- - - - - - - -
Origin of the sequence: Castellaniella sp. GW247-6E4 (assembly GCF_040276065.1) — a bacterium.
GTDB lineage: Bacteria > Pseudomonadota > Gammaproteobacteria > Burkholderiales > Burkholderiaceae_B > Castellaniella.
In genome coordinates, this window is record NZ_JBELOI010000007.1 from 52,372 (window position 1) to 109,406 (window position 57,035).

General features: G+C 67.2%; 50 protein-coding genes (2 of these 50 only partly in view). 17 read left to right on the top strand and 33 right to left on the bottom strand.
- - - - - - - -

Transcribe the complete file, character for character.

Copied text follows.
Origin of the sequence: Castellaniella sp. GW247-6E4 (assembly GCF_040276065.1) — a bacterium.
GTDB lineage: Bacteria > Pseudomonadota > Gammaproteobacteria > Burkholderiales > Burkholderiaceae_B > Castellaniella.
In genome coordinates, this window is record NZ_JBELOI010000007.1 from 52,372 (window position 1) to 109,406 (window position 57,035).

General features: G+C 67.2%; 50 protein-coding genes (2 of these 50 only partly in view). 17 read left to right on the top strand and 33 right to left on the bottom strand.